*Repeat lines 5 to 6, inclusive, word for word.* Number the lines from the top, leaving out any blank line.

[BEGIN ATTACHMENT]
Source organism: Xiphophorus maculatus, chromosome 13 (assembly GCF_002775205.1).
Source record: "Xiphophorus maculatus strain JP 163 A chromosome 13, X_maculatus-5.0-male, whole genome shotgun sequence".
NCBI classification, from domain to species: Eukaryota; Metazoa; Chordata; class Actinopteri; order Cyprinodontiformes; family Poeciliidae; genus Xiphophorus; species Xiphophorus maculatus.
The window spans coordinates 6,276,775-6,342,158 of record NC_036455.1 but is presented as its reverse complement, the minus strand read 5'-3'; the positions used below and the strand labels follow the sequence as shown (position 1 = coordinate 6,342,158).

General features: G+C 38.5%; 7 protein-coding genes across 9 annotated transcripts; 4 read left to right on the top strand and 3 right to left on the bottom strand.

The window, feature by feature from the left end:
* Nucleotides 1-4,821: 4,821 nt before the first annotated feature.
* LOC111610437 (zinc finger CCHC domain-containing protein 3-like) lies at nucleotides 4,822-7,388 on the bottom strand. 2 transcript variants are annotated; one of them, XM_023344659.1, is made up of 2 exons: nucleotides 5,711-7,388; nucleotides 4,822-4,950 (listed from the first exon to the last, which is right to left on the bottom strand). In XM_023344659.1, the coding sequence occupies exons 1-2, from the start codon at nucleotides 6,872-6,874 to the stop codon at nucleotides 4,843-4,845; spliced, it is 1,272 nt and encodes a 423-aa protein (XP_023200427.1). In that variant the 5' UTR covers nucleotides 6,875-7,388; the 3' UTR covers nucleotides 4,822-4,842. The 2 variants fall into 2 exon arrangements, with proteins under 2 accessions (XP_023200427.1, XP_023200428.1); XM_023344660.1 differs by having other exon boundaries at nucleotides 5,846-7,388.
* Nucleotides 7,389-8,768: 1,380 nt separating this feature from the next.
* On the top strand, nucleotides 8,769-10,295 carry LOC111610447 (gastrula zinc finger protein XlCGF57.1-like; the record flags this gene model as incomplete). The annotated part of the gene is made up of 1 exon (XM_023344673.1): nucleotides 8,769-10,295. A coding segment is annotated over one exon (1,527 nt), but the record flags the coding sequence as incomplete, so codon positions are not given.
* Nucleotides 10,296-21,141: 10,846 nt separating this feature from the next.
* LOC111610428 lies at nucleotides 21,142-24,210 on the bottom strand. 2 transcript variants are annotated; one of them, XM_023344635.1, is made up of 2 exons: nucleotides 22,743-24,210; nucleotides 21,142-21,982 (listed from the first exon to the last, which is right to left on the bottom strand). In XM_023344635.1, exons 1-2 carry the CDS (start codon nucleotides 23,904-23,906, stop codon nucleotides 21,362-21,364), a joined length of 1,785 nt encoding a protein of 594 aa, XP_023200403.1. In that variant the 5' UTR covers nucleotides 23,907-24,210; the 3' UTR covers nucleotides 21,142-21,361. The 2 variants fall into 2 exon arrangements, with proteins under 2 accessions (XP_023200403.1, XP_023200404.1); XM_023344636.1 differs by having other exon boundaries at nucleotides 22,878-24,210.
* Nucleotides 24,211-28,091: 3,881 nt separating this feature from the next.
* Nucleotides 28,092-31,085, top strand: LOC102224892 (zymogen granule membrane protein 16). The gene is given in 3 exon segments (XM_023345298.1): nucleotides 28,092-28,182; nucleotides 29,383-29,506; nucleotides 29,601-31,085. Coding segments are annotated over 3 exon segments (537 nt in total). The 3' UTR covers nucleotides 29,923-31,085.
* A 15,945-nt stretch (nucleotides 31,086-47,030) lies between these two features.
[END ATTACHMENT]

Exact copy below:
General features: G+C 38.5%; 7 protein-coding genes across 9 annotated transcripts; 4 read left to right on the top strand and 3 right to left on the bottom strand.

The window, feature by feature from the left end: